TestCon Europe 2019
Dr Andrew Brown is a principal consultant at SQS. He leads an independent line of research into understanding why we humans make the mistakes that lead to software defects.
He has 25 years’ experience in the software industry. Previous roles include Head of QA at HMV, Head of QA at a financial software house and a test manager in Japan.
He holds a degree in Physics and Maths, an MBA from Warwick Business School and a doctorate from Imperial College.
Reasoning Skills within Software Testing
We use reasoning skills every day. Mostly they work well, but sometimes they let us down. Unfortunately, they let us down when we think about creating tests, one of the most important parts of software testing.
Why do we find it easy to create some tests, but struggle with others?
The answer lies in where those reasoning processes came from, which is from our evolutionary past. After our ancestors had banded together into tribes, then an ability to conform to rules, spot when others were not conforming, and to transgress those rules without getting caught became crucial to successful group living. Such an ability required advanced reasoning skills.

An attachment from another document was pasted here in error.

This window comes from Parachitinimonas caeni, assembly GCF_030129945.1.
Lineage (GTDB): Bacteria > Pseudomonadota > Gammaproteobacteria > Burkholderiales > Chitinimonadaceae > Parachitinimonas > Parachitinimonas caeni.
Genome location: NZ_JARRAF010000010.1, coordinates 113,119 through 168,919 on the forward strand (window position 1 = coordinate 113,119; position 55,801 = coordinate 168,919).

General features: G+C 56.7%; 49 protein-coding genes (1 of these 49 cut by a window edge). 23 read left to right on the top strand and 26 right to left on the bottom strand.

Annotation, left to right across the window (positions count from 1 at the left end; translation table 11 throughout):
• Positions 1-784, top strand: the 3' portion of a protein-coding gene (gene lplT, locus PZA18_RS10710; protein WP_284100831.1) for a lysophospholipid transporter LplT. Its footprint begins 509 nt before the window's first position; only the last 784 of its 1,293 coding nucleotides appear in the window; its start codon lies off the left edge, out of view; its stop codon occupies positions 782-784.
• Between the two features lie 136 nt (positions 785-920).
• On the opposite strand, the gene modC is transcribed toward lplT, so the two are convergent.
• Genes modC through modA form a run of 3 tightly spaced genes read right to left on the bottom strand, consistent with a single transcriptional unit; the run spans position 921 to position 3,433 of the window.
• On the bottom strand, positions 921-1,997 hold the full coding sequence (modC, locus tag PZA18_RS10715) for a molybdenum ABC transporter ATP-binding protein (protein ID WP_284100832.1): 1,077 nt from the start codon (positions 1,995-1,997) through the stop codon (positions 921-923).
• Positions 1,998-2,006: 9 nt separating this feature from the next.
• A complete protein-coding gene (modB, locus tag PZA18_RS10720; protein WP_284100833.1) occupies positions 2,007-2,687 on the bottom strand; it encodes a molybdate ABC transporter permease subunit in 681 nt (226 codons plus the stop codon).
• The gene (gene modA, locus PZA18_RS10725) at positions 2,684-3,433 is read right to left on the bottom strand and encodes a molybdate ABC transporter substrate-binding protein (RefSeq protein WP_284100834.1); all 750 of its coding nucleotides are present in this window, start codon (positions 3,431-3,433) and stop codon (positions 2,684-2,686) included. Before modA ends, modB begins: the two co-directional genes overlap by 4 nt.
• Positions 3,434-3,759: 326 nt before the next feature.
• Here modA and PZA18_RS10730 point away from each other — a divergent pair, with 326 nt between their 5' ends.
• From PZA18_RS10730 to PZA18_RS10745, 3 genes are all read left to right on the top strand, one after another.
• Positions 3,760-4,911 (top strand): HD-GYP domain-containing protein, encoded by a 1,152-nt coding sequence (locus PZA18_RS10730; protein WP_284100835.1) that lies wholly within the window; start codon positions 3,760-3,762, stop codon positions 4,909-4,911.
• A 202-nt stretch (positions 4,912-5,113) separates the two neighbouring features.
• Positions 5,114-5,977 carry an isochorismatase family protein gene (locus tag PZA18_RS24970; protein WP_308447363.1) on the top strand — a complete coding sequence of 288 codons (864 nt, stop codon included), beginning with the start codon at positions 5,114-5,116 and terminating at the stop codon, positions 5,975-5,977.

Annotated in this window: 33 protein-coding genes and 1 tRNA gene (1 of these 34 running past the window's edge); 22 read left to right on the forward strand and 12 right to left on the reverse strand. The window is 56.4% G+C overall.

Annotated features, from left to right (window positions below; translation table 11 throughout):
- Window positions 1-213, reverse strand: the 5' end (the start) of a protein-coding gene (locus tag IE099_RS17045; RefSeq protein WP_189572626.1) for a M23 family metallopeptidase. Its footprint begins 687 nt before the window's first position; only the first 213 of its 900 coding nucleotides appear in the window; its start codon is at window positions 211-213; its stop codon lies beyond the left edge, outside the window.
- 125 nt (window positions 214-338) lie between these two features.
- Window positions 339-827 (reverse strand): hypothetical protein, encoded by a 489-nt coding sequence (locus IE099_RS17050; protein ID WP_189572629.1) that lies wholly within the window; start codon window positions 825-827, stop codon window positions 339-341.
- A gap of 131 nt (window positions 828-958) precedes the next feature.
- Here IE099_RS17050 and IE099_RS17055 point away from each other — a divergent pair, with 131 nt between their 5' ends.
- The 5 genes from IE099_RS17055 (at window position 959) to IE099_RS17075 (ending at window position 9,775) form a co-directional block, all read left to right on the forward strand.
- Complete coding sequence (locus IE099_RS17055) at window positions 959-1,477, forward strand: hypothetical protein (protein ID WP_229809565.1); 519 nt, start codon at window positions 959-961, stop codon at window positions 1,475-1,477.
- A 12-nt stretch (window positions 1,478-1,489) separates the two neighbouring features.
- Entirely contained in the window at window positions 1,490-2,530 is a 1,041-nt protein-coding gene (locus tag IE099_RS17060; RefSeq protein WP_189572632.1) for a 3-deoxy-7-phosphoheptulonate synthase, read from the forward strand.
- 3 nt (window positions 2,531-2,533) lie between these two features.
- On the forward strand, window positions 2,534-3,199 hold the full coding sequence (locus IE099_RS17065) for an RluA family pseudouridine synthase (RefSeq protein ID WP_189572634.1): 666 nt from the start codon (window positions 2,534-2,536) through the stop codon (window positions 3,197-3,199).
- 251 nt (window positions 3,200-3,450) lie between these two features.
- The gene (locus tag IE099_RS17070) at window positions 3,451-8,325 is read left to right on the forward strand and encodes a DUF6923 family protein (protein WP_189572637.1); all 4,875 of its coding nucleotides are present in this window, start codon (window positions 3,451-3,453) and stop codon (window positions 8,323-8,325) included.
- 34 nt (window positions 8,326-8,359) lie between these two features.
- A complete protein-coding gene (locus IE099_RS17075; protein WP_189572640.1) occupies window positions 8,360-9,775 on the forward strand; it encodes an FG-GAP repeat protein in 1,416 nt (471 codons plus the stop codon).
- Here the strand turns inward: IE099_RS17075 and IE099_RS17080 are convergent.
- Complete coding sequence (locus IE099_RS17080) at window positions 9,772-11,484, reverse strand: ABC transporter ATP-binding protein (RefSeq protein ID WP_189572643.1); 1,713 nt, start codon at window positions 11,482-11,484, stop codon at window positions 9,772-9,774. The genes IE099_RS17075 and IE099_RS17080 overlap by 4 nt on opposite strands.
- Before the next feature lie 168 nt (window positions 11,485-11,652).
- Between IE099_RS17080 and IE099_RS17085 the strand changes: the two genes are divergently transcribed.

We learn that the social reasoning we developed to live successfully within groups is the same reasoning we now use to create software tests. We use a series of puzzles to reveal how our reasoning ability within testing is crucially dependent upon our ability to translate a problem into a context that will trigger our social cheat detection mechanisms.
Using examples, we show how we can improve our tests by translating a testing problem into a social context, the real reason why concrete examples work, and how we can reframe a problem to trigger different social reasoning and hence generate an entirely different set of tests.
Improve Decision Making through Understanding your Subconscious
Decision-making and prioritisation are essential to software development, as teams seek to deliver the greatest benefit in a safe and reliable manner. This presumes we can reliably make good decisions. But can we?
In this session, we use a series of practical examples and experiments to demonstrate that we make decisions using a heuristic known as the affect heuristic. We learn that this heuristic works using emotion, in a manner that is completely different from both the way that we believe we make decisions and from the way that our decision-making tools and models work. We discover that whilst this heuristic is effective in many situations, it can lead to sub-optimal outcomes when we evaluate the complex alternatives that represent most real-life decisions.
We also explore how we can improve our decision-making, not by constructing spreadsheets and other decision aids, but by increasing our understanding how emotion influences decisions, then introducing it as a controlled process.